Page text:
Milwaukee Police Chief Ed Flynn participated in a nationally televised town hall Thursday night with President Barack Obama.
The ABC News event focused on race relations and policing, and was prompted by last week’s fatal shootings of two black men by police officers, and the five white police officers shot and killed in a revenge attack during a protest in Dallas.
Flynn sat near the 15-year-old son of Alton Sterling, who was a shot by a Baton Rouge police officer.
He said the police and the community have to work together to promote change.
“The heart of the police dilemma is those neighborhoods that demand our services, need us the most, request us the most, depend upon us us the most for social or historical reasons, distrust us,” Flynn said.
Obama recognized the Flynn’s dilemma, and said repairing the relationship starts with community investment and gun control.
As 32-year-old Philando Castile’s funeral was underway in St. Paul, Minnesota, Obama took a question remotely from Diamond Reynolds, Castile’s girlfriend, who livestreamed the aftermath of his shooting by police on Facebook.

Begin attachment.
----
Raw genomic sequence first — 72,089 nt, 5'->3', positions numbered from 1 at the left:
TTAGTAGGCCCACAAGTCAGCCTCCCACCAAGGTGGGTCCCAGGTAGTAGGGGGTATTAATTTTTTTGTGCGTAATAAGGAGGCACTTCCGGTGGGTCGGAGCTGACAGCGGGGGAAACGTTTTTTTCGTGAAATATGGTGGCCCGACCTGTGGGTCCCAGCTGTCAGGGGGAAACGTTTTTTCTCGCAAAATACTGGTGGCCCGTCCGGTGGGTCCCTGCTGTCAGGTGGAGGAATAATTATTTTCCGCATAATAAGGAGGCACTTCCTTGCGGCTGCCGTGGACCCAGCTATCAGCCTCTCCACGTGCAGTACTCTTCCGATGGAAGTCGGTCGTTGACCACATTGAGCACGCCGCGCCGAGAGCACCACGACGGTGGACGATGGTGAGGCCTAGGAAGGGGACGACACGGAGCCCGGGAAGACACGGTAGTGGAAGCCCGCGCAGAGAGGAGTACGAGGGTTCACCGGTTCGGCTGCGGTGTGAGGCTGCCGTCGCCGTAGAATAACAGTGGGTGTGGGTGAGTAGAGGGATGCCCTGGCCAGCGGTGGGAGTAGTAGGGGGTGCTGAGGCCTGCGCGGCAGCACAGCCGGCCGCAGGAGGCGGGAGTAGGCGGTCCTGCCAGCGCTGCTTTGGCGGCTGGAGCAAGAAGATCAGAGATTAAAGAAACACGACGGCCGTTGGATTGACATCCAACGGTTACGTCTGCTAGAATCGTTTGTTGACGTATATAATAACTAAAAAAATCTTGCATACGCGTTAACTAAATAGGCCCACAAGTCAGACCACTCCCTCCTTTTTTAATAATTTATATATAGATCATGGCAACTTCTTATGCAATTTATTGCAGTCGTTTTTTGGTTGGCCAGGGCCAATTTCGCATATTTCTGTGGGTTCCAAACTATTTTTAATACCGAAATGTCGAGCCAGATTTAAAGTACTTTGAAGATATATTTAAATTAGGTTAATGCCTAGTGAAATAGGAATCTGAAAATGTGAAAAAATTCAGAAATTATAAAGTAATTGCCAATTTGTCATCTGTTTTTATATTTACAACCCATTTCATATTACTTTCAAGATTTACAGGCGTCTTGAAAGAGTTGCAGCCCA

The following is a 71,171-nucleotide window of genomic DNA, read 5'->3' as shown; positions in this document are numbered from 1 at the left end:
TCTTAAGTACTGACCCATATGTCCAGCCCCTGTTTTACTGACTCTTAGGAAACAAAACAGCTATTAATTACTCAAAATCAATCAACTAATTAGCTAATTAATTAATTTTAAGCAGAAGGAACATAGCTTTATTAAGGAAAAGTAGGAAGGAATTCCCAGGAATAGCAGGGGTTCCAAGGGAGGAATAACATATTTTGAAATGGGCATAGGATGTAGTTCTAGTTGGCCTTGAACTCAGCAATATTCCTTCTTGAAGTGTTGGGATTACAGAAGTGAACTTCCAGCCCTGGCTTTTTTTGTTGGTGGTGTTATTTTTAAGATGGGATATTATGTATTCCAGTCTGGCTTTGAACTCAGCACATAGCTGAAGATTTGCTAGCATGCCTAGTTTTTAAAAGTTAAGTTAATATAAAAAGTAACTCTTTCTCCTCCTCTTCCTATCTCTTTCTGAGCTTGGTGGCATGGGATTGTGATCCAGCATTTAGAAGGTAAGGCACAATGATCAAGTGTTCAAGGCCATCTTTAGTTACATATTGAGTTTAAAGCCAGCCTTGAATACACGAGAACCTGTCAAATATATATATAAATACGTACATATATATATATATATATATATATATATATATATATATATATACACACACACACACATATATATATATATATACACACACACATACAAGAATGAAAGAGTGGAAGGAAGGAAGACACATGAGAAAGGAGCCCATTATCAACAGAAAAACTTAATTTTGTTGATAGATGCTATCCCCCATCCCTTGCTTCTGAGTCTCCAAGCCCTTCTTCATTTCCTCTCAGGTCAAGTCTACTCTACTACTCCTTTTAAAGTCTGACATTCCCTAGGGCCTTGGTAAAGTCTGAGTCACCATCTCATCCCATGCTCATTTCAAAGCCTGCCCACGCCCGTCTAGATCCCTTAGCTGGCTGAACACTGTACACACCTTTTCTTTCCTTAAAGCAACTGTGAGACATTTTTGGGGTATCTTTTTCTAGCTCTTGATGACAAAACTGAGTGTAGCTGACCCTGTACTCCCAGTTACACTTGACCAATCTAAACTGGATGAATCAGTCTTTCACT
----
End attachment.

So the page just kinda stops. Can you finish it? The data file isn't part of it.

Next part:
She said she’s scared for her daughter’s future and asked the president, “What do we do?”
Choosing his words carefully, Obama said it’s key for officers to get to know the community they’re protecting. Also critical, he said, was to better train police to avoid “implicit biases.”
“We all carry around with us some assumptions about other people,” Obama said. If people are honest with themselves, he added, “oftentimes there is a presumption that black men are dangerous.”
In a particularly tense moment at the end of the town hall, the daughter of a man who died in a police confrontation started screaming after being denied a chance to question the president. Erica Garner, daughter of Eric Garner, later met briefly with Obama in private, the White House said.
The question-and-answer session at a Washington theater capped a dizzying week for the president as he sought to connect with the public in a series of hastily arranged appearances: a meeting with police, a summit with law enforcement leaders and Black Lives Matter activists, a trip to Dallas to honor five white officers killed in a revenge attack.
The Associated Press contributed to this report.